Amazing Spider-Man #240-241
Issue(s): Amazing Spider-Man #240, Amazing Spider-Man #241
The Vulture is currently living in a retirement home in "Sun City", far away from New York. He's successfully supporting himself with criminal activities in an area where most people don't really believe that super powered individuals exist.
But when the Vulture reads about an inventor named Bestman appearing at an electronics expo in New York...
...he decides to return back to the city. Bestman was the Vulture's former partner whose double-crossing is what caused the Vulture to turn to a life (or old age) of crime. This is technically the "origin of the Vulture", which we haven't seen before.
Spider-Man is able to stop the Vulture from killing Bestman...
... but Bestman does wind up going to jail for his past crimes. However, Bestman will eventually go on to form a chain of popular big box electronic stores called Best Buy, so he wins in the end.
There's also some trouble brewing as reporter Amy Powell starts hitting on Peter Parker. Amy is the girlfriend of Peter's photography rival Lance Bannon.
And MJ's back in town.
Antiquated expression award: Aunt May's fiancee Nate Lubenski says "Oh, I don't get to pitch as much woo with your Aunt when the other boarders are around, but things are pretty good!".
As always, the Stern/JRJR team deliver a quality Spidey story.
Quality Rating: B+
Chronological Placement Considerations: Pushed back a bit in publication time to allow Marvel Team-Up #129-130 to take place before the Vision is disabled in Avengers #233.
Continuity Insert? N
My Reprint: N/A
Inbound References (1): showAmy Powell, Aunt May, Aunt Watson, Chris Keating, Gregory Bestman, Lance Bannon, Mary Jane Watson, Nate Lubenski, Spider-Man, Vulture
I like the Vulture too, had some tough times with losing his nephew and turns out he has a grandson but that won't be until 2004.
Posted by: David Banes | December 6, 2013 4:52 PM
I remember reading an interview with Roger Stern where he called the Vulture the perfect Spider-Man villain, due to the conflict of old age and sneakiness vs. youth and determination.
Posted by: TCP | September 8, 2014 9:16 AM
FNORD - When was Chris Keating replaced by the foreigner?
Posted by: clyde | March 8, 2015 3:18 PM
Clyde, sorry i didn't respond earlier. It's not shown exactly when the replacement happens but it seems to be sometime between Keating's appearances in ASM #265 and #275.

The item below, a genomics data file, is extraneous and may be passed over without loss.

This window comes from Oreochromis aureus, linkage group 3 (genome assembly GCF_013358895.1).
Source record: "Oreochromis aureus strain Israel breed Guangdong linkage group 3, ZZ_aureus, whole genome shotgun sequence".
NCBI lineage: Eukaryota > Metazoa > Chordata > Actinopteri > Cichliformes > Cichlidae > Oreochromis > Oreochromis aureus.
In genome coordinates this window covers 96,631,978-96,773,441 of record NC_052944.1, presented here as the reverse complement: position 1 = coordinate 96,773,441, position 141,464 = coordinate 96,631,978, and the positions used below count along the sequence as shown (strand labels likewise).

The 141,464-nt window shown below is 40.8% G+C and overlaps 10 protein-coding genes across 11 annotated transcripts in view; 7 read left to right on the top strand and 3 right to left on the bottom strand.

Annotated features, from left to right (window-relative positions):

Posted by: fnord12 | March 14, 2015 1:32 PM
Gregory Bestman will have at least one additional appearance during J.M. DeMatteis' "Funeral Arrangements" arc.
Posted by: TCP | June 22, 2015 3:04 PM
Added him. Thanks TCP.
Posted by: fnord12 | June 22, 2015 5:11 PM
If I recall correctly, Amazing Spider-Man #241 is where Marvel decided to restore Spider-Man's costume to red and black, with blue highlights. I dimly recall DeFalco announcing it to the fan press or mentioning it in the letter columns at some point. The other respective Spider-Man comics published that month made the change at the same time.
Posted by: Aaron Malchow | June 28, 2015 5:57 AM
Unless I am mistaken, Amazing Spider-Man #240 is the first issue where we actually learn the proper name of the science hall -- General Techtronics Labs Science Hall -- where Peter was bitten by the radioactive spider back in Amazing Fantasy #15.
Posted by: Aaron Malchow | August 10, 2015 12:16 AM
In the letter's page of Amazing Spider-Man #246, Danny Fingeroth confirms that #241 is where Spider-Man's costume is indeed returned to the red and black, with blue highlights, original version.
Posted by: Aaron Malchow | August 25, 2015 2:41 PM
It was frustrating to find out that Chris Keating was, in reality, the Foreigner. The Foreigner is boring and generic; he adds nothing to the Spider-Man mythos and his stories are almost all big snoozes. Keating could've been the Hobgoblin, that would've been great. We don't get enough crooked cops becoming super-villains. Instead, the Hobgoblin turned out to be a guy who had already died--in a pathetic manner--entirely off-panel, during a meaningless adventure in Berlin that contributed squat to the Marvelverse. Except for causing Spider-Man to commit manslaughter.
J.M. DeMatteis's "Funeral Arrangements" handsomely advanced some plot points featured in this issue. It was one of the Vulture's best-written moments, and quite touching, too.
Posted by: The Transparent Fox | August 25, 2015 7:58 PM
Wait Amy Powell is a reporter? I thought she was a model or something.
Posted by: davidbanes | June 9, 2017 3:09 AM
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